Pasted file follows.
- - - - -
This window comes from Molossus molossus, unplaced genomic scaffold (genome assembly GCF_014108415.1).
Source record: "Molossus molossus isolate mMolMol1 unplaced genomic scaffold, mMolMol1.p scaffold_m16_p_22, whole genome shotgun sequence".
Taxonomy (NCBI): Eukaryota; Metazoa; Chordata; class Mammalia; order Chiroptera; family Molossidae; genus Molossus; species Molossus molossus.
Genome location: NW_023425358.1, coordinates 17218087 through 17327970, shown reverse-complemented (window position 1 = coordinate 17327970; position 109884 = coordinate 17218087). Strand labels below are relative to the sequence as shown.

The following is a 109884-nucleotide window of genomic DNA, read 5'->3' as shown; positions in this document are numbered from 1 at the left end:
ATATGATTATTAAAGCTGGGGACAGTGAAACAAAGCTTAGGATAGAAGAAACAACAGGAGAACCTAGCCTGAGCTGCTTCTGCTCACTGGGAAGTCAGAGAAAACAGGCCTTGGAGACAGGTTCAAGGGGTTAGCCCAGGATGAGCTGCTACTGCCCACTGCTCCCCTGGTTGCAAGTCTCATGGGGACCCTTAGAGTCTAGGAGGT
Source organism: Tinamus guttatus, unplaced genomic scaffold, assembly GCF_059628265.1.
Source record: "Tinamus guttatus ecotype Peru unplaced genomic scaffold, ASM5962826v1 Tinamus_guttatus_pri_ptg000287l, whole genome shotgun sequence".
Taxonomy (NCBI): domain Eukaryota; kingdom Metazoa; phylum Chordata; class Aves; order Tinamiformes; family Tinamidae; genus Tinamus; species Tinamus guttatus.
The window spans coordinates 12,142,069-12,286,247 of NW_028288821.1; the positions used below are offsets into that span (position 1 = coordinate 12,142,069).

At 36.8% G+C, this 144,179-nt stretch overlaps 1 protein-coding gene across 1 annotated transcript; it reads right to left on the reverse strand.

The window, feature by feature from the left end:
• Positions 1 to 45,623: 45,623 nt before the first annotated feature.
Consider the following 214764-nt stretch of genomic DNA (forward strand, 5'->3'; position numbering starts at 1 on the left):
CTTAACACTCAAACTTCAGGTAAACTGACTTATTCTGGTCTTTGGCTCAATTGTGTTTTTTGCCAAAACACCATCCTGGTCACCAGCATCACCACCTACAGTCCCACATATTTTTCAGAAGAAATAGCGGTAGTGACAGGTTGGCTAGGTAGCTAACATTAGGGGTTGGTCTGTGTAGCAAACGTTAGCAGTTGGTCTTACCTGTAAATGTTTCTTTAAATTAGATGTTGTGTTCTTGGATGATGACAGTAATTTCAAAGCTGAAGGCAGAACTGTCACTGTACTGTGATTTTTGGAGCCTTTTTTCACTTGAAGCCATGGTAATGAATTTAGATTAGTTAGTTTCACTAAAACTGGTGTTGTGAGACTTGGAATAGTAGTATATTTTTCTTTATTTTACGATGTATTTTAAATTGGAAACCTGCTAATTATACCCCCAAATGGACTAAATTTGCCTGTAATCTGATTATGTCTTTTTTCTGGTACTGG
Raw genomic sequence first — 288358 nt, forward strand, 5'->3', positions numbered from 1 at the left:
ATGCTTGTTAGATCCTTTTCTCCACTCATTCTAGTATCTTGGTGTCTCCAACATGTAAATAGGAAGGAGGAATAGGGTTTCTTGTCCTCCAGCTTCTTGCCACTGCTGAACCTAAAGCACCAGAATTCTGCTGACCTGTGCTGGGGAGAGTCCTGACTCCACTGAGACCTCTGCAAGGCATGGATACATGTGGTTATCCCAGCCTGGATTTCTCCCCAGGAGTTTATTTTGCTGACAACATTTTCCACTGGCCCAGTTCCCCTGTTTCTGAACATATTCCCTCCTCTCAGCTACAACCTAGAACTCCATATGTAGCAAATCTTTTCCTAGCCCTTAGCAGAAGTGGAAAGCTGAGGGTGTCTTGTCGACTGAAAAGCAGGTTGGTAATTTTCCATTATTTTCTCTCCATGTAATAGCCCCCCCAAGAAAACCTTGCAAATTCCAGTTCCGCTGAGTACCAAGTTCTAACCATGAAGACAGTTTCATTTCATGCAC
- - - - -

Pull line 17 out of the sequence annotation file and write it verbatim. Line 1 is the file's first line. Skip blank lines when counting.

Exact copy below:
ATGCTTGTTAGATCCTTTTCTCCACTCATTCTAGTATCTTGGTGTCTCCAACATGTAAATAGGAAGGAGGAATAGGGTTTCTTGTCCTCCAGCTTCTTGCCACTGCTGAACCTAAAGCACCAGAATTCTGCTGACCTGTGCTGGGGAGAGTCCTGACTCCACTGAGACCTCTGCAAGGCATGGATACATGTGGTTATCCCAGCCTGGATTTCTCCCCAGGAGTTTATTTTGCTGACAACATTTTCCACTGGCCCAGTTCCCCTGTTTCTGAACATATTCCCTCCTCTCAGCTACAACCTAGAACTCCATATGTAGCAAATCTTTTCCTAGCCCTTAGCAGAAGTGGAAAGCTGAGGGTGTCTTGTCGACTGAAAAGCAGGTTGGTAATTTTCCATTATTTTCTCTCCATGTAATAGCCCCCCCAAGAAAACCTTGCAAATTCCAGTTCCGCTGAGTACCAAGTTCTAACCATGAAGACAGTTTCATTTCATGCAC